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Developer removes trees, scrub along ancient rail line in West Roxbury to make way for four single-family homes

Remains of bridge support across Spring Street

Abutment for where the bridge used to be. Behind the pole are detritus-covered stairs to the top of the embankment.

A developer is getting ready to build four single family homes off Spring Street in West Roxbury, on a former railroad right of way on which steam locomotives once paused to pick up passengers at a small train stop before thundering across a bridge over Spring Street, hauling commuters from Dedham and West Roxbury up to Park Square in Boston.

The last passenger train ran over the long gone Spring Street Bridge in 1940, but even after tearing down the bridge and selling off the land now occupied by the Star Market plaza, the railroad - eventually Penn Central - held onto the right of way until selling it in 1973 to the MBTA, which then also sat on the land, as one can see on a map of the area. Also left behind: The stone abutment on one side of Spring Street.

Finally, in 2011, the MBTA sold the half-acre stretch along Powell Street between Spring and Cass to a Powell Street resident for $325,040, according to Suffolk County Registry of Deeds records. In 2020, he sold the land, pretty much entirely covered in trees and scrub, to developer Anthony Petruziello for $1.03 million, the records show.

Last August, Petruziello got building permits from ISD to put in four houses - unusually for Boston, they required no zoning variances. In January, Petruziello sold the land and building rights for $1.45 million to another developer, Ivan Biesty, who has since put up two signs near the abutment about the project advertising "anticipated completion" this December.

The parcel's railroad history, as part of the West Roxbury Branch, dates to the 1840s, with the opening of a 5 1/2-mile Boston and Providence Railroad branch line.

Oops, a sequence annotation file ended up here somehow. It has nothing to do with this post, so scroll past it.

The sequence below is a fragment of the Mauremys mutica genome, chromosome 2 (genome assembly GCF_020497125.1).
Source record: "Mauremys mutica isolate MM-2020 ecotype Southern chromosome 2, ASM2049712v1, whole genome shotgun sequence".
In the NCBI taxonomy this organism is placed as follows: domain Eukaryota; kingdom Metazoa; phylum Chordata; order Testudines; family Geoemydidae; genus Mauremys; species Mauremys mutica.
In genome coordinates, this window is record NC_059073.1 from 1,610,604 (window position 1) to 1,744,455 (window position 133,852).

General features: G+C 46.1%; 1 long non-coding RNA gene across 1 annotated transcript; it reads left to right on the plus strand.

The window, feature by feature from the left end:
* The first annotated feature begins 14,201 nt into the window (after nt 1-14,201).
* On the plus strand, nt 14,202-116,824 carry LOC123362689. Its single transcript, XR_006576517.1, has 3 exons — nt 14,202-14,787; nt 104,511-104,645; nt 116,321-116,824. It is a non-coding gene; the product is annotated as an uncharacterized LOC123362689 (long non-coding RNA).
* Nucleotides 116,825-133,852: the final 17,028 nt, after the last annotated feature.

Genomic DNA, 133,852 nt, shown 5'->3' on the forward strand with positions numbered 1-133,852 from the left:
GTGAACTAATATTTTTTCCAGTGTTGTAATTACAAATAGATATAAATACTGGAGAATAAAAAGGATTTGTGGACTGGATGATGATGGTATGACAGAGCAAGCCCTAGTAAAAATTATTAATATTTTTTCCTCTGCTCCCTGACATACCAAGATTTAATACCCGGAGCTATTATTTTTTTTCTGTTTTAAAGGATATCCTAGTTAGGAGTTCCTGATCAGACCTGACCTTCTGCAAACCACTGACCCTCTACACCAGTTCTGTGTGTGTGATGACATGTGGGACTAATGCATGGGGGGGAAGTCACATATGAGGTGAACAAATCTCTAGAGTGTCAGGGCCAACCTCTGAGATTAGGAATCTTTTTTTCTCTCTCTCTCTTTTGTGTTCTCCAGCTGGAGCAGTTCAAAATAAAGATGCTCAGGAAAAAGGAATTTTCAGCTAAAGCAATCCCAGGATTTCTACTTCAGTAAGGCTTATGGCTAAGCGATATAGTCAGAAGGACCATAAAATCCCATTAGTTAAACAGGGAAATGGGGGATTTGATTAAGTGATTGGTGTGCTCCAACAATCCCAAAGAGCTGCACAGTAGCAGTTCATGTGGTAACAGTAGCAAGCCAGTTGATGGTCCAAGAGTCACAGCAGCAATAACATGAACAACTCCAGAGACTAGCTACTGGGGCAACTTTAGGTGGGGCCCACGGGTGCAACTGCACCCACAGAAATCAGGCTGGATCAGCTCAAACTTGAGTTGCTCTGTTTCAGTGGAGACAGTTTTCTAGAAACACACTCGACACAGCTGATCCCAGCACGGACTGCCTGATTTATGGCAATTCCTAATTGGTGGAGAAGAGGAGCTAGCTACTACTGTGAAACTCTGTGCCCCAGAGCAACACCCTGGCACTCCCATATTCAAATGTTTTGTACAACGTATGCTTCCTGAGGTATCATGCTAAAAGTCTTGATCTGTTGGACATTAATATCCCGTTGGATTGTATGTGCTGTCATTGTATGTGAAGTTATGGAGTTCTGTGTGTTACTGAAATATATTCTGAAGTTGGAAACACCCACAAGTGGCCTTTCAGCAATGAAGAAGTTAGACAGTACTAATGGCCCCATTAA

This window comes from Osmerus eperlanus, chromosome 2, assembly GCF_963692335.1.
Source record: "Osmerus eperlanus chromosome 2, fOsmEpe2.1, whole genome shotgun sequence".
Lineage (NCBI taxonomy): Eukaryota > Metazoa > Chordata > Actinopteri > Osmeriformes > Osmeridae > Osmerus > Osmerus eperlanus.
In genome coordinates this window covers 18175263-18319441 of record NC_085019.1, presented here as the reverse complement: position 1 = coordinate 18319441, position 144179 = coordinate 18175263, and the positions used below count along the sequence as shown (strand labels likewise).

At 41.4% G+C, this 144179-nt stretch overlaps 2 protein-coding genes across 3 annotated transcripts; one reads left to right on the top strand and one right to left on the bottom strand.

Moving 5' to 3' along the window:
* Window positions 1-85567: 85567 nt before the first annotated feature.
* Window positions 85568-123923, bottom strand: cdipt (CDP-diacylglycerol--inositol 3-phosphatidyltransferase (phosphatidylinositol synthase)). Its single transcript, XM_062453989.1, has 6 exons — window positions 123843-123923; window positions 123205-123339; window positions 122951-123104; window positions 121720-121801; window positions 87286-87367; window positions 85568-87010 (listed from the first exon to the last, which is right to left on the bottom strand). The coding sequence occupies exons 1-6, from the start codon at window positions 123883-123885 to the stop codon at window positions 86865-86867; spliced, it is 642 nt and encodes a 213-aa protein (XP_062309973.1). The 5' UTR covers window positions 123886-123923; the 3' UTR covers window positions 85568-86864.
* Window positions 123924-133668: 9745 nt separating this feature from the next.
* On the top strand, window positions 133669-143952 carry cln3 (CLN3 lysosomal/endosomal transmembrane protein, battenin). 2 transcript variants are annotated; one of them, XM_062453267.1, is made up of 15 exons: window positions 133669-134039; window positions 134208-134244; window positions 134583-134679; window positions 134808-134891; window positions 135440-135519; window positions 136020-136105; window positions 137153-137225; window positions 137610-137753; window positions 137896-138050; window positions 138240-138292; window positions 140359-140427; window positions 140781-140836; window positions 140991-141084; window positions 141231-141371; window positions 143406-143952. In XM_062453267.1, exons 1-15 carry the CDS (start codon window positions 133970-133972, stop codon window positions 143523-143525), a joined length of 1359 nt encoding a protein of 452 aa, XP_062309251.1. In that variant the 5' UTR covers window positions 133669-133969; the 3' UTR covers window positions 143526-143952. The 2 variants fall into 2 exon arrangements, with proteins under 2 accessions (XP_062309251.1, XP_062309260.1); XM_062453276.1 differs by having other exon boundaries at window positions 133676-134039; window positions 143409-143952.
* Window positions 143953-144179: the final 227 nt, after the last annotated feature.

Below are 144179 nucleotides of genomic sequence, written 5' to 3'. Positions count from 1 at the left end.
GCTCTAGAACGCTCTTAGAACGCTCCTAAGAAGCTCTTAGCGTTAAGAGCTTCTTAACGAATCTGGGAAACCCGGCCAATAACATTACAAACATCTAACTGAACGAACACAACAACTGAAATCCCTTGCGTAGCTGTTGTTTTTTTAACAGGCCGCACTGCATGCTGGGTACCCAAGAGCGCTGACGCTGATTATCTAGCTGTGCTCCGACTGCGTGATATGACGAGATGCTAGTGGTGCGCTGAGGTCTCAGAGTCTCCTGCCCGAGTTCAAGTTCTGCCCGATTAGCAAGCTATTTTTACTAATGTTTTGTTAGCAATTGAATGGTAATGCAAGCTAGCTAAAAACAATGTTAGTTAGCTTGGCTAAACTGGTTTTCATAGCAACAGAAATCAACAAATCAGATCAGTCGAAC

The line ran between the Dedham Village train station (now the Dedham Center municipal parking lot) and the main line at Tollgate in Forest Hills, by way of Baker and Spring Streets in West Roxbury, after which it followed the route of today's Needham Line through West Roxbury and Roslindale (including what became the infamous Bussey Street Bridge in Roslindale). Unlike today's terminus at South Station, though, the line ended - and began - at a station in Park Square.

The West Roxbury Branch initially crossed Spring Street at grade - next to a small station there, along what is now Powell Street. In 1896, the state legislature passed an act requiring the New York, New Haven and Hartford, the state and the city to work together to eliminate all grade crossings on the West Roxbury Branch (and also the Dedham Branch, which connected Dedham to Boston via Readville).

The railroad hired a contractor to build a bridge across Spring Street and the city widened Spring Street from 40 to 80 feet and excavated a dip under the planned bridge so that vehicles (such as trolleys) could get under it without getting stuck.

That dip remains today - and might explain why that particular stretch floods in heavy rains.

The bridge was a "span plate girder" bridge, according to a 1901 report in the Journal of the Association of Engineering Societies, which added "the abutments at Spring street were built upon broad foundations of concrete, resting directly upon quicksand."